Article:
THE MISSION: Enter the world of Football Manager 2017 and beat your bitter rival to claim glory in the Scottish Premiership and bragging rights in Glasgow.
THE CATCH: The Everton challenge did not end well. Can Iain Macintosh bounce back to build a homegrown empire at Celtic? Or will Alex Stewart’s meddling Moneyballing ways bring silverware to Rangers? The Set Pieces’ money is on an Aberdeen treble…
Episode 1; Episode 2; Moneyball Rangers; Episode 3; Episode 4; Episode 5; Old Firm Preview Part 1; Part 2; A Message From The Board; Episode 6; 5 Things We Learned From The Old Firm Derby; Episode 7; How To Play Catenaccio In FM17; Episode 8; Episode 9; Episode 10: The First Cup Final; How To Play Like Atletico Madrid In FM17; Episode 11; Episode 12; Iain returns to Everton; Episode 13.
IAIN: I hate playing Hearts. I don’t want to say it in front of Alex, but Hearts are probably the second best team in the league and we struggle against them.
I shouldn’t be worried though. We’re in great form and we haven’t been beaten since the opening day of the season. But Alex is stuck on the train and I’ve got time to make sure I do everything properly. While I await his arrival, I order two days of ‘defensive positioning’ in training, re-jig my set-pieces and welcome Kieran Tierney back to the bench. We’re Celtic. We’ve got this.
Hearts 4 – 1 Celtic
We haven’t got this. I don’t know why we haven’t got this, but we really haven’t. We had nearly 60% of possession and 20 chances, but we’ve been destroyed 4-1. I don’t understand.
We started well, we got men forward to support attacks, we worked their goalkeeper. And then, for the first time all season, we conceded from a corner. No bother. I have a new formation, a variant of the 4-1-4-1 with a higher line and the intention to control the game. And I also had Tierney, the league’s best full-back, to throw on. But moments later, it’s Tierney who gets caught out of position and suddenly Hearts were 2-0 up.
Now it’s at this point that you have to make a choice: Do you stick to the tactics that have produced a mostly strong performance, but that have garnered no luck whatsoever? Or do you mix it up in the hope of sparking a comeback? Off comes Nir Bitton and on comes a second striker, Nadir Ciftci. Ten minutes later, we’re 3-0 down. Sigh. Ciftci makes one for Griffiths with 20 minutes to go, but just as we’re getting back in our groove we concede our second goal of the season from a corner. What a time to develop that habit. We lose 1-4. I’m quite upset.
ALEX: Two wins from three fixtures have eased the pressure a fraction, but only a fraction. The Motherwell game saw the board’s confidence remain at ‘disappointed’ and my job security fall to ‘very insecure’.
Nonetheless, I have two home games before an away trip to Aberdeen, and my side are playing good football: ball retention is superb, we are getting plenty of shots on target, and it’s just a matter of time before we start to click and build a run of wins. Our best run so far is a mere four victories on the bounce – which even I’m happy to admit isn’t good enough – but we are on the up. I’m sure of it.
And so, to Inverness Caledonian Thistle at home. We retain the 4-3-1-2, with Rossiter in the playmaking role due to Poyet’s continued fatigue, and Halliday and Crooks alongside him. I push Tavernier up a little on the right to make use of his most natural position as a wing-back, while Dodoo keeps his place ahead of Macheda.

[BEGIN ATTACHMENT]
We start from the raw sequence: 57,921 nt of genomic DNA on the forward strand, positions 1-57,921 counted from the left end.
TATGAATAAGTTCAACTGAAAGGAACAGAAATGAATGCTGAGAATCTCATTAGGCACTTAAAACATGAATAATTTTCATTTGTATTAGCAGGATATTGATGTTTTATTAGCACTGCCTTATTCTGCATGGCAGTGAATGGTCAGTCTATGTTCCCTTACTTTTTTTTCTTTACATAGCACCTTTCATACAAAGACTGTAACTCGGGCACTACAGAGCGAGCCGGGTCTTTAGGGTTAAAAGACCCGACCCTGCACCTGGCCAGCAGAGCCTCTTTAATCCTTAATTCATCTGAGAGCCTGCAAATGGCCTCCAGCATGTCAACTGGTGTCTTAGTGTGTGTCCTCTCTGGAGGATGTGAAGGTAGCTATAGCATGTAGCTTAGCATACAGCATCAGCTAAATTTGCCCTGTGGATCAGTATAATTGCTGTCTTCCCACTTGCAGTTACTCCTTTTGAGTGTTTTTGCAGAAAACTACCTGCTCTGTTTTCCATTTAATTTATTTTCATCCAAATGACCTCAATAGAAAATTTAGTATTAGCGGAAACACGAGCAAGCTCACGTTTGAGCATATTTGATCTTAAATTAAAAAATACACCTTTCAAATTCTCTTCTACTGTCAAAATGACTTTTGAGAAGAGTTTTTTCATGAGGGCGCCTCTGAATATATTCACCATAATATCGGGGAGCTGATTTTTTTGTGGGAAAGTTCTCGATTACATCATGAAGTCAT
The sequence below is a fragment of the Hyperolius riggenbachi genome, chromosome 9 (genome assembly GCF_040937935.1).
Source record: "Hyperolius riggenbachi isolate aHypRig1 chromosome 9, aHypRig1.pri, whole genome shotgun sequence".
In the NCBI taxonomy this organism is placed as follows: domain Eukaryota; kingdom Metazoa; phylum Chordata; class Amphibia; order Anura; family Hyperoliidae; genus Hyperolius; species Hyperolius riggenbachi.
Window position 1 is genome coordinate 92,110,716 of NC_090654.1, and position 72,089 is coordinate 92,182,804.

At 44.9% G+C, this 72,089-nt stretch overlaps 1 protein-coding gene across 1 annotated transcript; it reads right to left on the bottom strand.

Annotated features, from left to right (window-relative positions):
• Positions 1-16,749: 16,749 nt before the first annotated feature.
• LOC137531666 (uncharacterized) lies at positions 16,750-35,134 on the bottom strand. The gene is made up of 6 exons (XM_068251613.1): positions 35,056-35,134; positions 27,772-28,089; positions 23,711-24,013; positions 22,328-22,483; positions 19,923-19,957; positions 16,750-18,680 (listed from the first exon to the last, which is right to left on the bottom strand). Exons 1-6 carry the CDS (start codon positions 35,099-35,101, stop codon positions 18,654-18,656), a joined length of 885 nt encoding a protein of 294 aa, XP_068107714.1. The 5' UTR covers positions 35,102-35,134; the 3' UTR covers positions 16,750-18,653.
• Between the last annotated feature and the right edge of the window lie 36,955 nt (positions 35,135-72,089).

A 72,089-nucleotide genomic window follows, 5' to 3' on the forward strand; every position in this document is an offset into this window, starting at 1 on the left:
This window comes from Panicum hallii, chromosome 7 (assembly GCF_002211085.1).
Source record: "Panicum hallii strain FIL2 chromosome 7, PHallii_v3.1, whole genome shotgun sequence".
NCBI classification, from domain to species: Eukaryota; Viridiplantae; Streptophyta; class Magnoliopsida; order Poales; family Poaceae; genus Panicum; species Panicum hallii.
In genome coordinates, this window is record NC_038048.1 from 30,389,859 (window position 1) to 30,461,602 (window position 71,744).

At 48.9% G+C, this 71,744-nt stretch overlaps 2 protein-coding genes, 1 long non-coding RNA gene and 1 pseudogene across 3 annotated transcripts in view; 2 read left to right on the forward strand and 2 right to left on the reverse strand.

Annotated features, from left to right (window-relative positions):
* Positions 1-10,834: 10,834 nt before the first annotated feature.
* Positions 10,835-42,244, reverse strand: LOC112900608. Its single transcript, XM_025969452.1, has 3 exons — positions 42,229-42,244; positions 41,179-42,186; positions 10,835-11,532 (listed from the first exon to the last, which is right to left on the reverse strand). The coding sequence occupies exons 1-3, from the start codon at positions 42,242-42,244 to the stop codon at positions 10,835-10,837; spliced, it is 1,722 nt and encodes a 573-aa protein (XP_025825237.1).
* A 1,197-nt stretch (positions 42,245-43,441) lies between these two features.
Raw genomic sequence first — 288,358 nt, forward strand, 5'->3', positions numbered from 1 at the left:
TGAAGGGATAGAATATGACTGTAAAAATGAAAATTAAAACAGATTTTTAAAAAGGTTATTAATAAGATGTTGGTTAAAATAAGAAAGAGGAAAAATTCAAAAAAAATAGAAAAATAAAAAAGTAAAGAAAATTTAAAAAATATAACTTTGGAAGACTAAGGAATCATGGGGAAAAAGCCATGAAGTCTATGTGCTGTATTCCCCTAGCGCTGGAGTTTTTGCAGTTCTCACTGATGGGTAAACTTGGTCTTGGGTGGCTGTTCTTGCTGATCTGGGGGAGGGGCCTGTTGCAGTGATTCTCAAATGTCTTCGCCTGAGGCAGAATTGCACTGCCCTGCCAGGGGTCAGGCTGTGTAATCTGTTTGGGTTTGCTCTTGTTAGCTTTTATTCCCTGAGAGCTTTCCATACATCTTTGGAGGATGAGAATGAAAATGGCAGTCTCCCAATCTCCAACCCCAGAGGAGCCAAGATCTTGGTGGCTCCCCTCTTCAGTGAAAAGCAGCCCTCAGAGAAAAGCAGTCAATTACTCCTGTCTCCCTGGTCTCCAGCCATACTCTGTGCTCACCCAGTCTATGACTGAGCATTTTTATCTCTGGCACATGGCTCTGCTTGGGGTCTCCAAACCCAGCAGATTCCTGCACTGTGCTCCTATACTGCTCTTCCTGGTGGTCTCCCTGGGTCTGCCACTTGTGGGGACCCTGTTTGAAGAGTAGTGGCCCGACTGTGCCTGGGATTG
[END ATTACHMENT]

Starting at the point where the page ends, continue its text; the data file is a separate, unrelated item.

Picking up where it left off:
Rangers 1 – 2 Inverness Caledonian Thistle
Have you ever listened to Derek and Clive? It’s Peter Cook and Dudley Moore, utterly inebriated and horrible, mostly just swearing at each other. Anyway, it’s one of the funniest things I’ve ever heard. It makes me laugh until I weep, hysterical, shaking laughter, a total loss of control. It shouldn’t be amusing, it should be grotesque and stupid, but it gets me every time.
This game is that funny, but without the punchline. I’ll cut to the chase: we lose 2-1. Bearing that in mind, here are the numbers: we have 27 shots, nine on target, 61% possession, 628 passes completed of 731, and only miss six tackles. They have six shots, two on target, and complete fewer than 300 passes at 64% completion. Yes, we only win 56% of our headers, but seriously? Is that enough to throw away a game in which we enjoyed such utter dominance?
I’ve got nothing left after that. I can’t even remember how they scored, except I know, I just fucking know, that they were pulled-back crosses on the counter because that is how we concede EVERY SINGLE GOAL EVER. And nothing I do can negate it. I pull my full-backs back to defensive positions at 1-0. I shout at the team. I do everything you should do. I do more. And nothing works. It’s as inevitable as death but with none of the sweet release.
IAIN: Given that we didn’t actually play badly against Hearts, I’m loathe to make any changes. It’s Kilmarnock away and they are, with the greatest of respect, a bit shit. But they’ve beaten Alex before and they could easily beat me. Especially if we get complacent. We’ll stick to the counter-attack tactics rather than getting all cocky. Beyond that, there’s not much I can do.
Kilmarnock 0 – 1 Celtic
A win, and a fairly comfortable one at that. By rights, it should have been three or four, but given the circumstances, we’ll settle for one. It was Griffiths who scored, prodding home a low cross from James Forrest, very much our trademark goal. I hear Alex isn’t such a huge fan of that type of attack.
Forrest should have made it two in the second half when he headed off the far post and the ball bounced back off the near post and away. Callum McGregor managed to miss a sitter as well, but Kilmarnock couldn’t get through our lines and we were never in any danger. I’m still upset about Hearts though.
IAIN: The transfer window has opened and I have absolutely no interest at all in spending January rushing about after players. While Alex was pacing the office and making effigies of Robbie McCrorie a few weeks back, I was making bids all over the place. I’ve already completed my winter business. In accordance with my aim to develop young Scottish talent, I’ve spent the whole transfer budget on three young men with the potential to make a huge impact at Parkhead.
I know that I won’t be able to keep Dembele forever, so Jason Cummings arrives from Hibernian for £1.3m to prepare to take his place. He’s young, he’s quick he scores goals, he’s technically excellent. And he’ll be given the chance to train up, play with the Under-20s, and do it all out of the spotlight until the inevitable rush of bidders for Dembele in the summer.